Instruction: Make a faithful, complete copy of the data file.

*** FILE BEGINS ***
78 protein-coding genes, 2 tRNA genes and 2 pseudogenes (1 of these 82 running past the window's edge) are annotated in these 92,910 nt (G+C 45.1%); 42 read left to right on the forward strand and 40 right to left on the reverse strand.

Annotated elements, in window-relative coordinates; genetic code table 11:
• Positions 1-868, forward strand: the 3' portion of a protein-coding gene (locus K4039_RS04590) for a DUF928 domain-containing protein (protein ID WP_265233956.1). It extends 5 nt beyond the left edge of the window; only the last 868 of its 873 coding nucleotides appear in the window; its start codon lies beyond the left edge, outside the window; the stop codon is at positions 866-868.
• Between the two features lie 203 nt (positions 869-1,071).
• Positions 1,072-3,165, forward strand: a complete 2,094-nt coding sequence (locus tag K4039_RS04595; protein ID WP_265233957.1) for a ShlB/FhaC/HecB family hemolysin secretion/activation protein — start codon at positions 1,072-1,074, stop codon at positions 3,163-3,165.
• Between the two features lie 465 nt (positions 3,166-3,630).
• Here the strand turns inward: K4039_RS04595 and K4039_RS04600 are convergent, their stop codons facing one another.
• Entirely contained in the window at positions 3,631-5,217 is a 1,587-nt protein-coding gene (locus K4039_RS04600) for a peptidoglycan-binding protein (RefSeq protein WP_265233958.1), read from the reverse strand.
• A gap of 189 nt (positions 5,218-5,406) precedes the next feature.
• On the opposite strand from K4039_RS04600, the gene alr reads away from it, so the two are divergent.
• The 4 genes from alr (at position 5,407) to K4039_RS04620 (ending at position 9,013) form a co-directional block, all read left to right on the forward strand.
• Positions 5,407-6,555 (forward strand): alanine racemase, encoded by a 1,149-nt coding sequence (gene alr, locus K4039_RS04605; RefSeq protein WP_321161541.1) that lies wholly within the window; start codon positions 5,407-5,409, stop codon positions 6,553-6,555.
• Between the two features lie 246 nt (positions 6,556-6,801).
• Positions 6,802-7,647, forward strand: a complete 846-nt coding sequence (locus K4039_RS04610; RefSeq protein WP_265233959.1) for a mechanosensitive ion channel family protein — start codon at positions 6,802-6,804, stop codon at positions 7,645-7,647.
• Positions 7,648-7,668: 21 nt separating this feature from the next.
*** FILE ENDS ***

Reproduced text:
78 protein-coding genes, 2 tRNA genes and 2 pseudogenes (1 of these 82 running past the window's edge) are annotated in these 92,910 nt (G+C 45.1%); 42 read left to right on the forward strand and 40 right to left on the reverse strand.

Annotated elements, in window-relative coordinates; genetic code table 11:
• Positions 1-868, forward strand: the 3' portion of a protein-coding gene (locus K4039_RS04590) for a DUF928 domain-containing protein (protein ID WP_265233956.1). It extends 5 nt beyond the left edge of the window; only the last 868 of its 873 coding nucleotides appear in the window; its start codon lies beyond the left edge, outside the window; the stop codon is at positions 866-868.
• Between the two features lie 203 nt (positions 869-1,071).
• Positions 1,072-3,165, forward strand: a complete 2,094-nt coding sequence (locus tag K4039_RS04595; protein ID WP_265233957.1) for a ShlB/FhaC/HecB family hemolysin secretion/activation protein — start codon at positions 1,072-1,074, stop codon at positions 3,163-3,165.
• Between the two features lie 465 nt (positions 3,166-3,630).
• Here the strand turns inward: K4039_RS04595 and K4039_RS04600 are convergent, their stop codons facing one another.
• Entirely contained in the window at positions 3,631-5,217 is a 1,587-nt protein-coding gene (locus K4039_RS04600) for a peptidoglycan-binding protein (RefSeq protein WP_265233958.1), read from the reverse strand.
• A gap of 189 nt (positions 5,218-5,406) precedes the next feature.
• On the opposite strand from K4039_RS04600, the gene alr reads away from it, so the two are divergent.
• The 4 genes from alr (at position 5,407) to K4039_RS04620 (ending at position 9,013) form a co-directional block, all read left to right on the forward strand.
• Positions 5,407-6,555 (forward strand): alanine racemase, encoded by a 1,149-nt coding sequence (gene alr, locus K4039_RS04605; RefSeq protein WP_321161541.1) that lies wholly within the window; start codon positions 5,407-5,409, stop codon positions 6,553-6,555.
• Between the two features lie 246 nt (positions 6,556-6,801).
• Positions 6,802-7,647, forward strand: a complete 846-nt coding sequence (locus K4039_RS04610; RefSeq protein WP_265233959.1) for a mechanosensitive ion channel family protein — start codon at positions 6,802-6,804, stop codon at positions 7,645-7,647.
• Positions 7,648-7,668: 21 nt separating this feature from the next.